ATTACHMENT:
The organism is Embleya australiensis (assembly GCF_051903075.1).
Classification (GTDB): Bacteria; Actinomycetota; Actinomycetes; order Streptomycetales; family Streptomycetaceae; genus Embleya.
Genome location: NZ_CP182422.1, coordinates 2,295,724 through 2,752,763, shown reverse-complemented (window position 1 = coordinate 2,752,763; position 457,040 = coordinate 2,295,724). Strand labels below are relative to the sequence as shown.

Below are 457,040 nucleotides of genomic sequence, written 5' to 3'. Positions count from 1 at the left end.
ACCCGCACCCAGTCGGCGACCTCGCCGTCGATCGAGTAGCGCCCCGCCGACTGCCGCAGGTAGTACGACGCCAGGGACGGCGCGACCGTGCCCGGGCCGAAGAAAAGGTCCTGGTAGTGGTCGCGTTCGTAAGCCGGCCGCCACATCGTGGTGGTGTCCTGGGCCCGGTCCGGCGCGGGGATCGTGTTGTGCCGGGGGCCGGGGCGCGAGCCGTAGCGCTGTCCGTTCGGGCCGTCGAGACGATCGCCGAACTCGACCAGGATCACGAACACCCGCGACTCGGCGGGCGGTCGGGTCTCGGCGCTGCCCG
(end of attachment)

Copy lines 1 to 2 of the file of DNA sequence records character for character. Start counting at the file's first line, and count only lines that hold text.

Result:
The organism is Embleya australiensis (assembly GCF_051903075.1).
Classification (GTDB): Bacteria; Actinomycetota; Actinomycetes; order Streptomycetales; family Streptomycetaceae; genus Embleya.